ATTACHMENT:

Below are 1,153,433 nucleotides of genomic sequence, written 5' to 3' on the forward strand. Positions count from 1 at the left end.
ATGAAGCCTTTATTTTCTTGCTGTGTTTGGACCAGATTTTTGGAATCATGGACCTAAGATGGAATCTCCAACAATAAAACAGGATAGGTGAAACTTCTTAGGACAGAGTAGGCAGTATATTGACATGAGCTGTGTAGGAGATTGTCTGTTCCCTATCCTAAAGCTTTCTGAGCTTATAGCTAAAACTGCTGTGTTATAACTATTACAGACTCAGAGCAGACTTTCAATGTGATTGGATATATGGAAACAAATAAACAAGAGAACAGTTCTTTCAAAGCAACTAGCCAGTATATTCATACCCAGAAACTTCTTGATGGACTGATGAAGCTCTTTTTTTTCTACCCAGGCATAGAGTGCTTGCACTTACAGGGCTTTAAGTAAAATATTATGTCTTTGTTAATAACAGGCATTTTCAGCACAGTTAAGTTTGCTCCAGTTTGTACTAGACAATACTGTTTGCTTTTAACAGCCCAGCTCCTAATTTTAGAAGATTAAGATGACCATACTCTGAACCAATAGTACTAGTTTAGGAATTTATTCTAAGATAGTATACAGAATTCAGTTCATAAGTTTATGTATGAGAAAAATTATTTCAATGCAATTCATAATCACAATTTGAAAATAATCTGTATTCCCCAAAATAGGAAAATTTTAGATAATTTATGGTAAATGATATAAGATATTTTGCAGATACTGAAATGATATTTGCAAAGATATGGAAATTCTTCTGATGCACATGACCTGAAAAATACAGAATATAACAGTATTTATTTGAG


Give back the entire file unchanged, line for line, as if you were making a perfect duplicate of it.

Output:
Below are 1,153,433 nucleotides of genomic sequence, written 5' to 3' on the forward strand. Positions count from 1 at the left end.
ATGAAGCCTTTATTTTCTTGCTGTGTTTGGACCAGATTTTTGGAATCATGGACCTAAGATGGAATCTCCAACAATAAAACAGGATAGGTGAAACTTCTTAGGACAGAGTAGGCAGTATATTGACATGAGCTGTGTAGGAGATTGTCTGTTCCCTATCCTAAAGCTTTCTGAGCTTATAGCTAAAACTGCTGTGTTATAACTATTACAGACTCAGAGCAGACTTTCAATGTGATTGGATATATGGAAACAAATAAACAAGAGAACAGTTCTTTCAAAGCAACTAGCCAGTATATTCATACCCAGAAACTTCTTGATGGACTGATGAAGCTCTTTTTTTTCTACCCAGGCATAGAGTGCTTGCACTTACAGGGCTTTAAGTAAAATATTATGTCTTTGTTAATAACAGGCATTTTCAGCACAGTTAAGTTTGCTCCAGTTTGTACTAGACAATACTGTTTGCTTTTAACAGCCCAGCTCCTAATTTTAGAAGATTAAGATGACCATACTCTGAACCAATAGTACTAGTTTAGGAATTTATTCTAAGATAGTATACAGAATTCAGTTCATAAGTTTATGTATGAGAAAAATTATTTCAATGCAATTCATAATCACAATTTGAAAATAATCTGTATTCCCCAAAATAGGAAAATTTTAGATAATTTATGGTAAATGATATAAGATATTTTGCAGATACTGAAATGATATTTGCAAAGATATGGAAATTCTTCTGATGCACATGACCTGAAAAATACAGAATATAACAGTATTTATTTGAG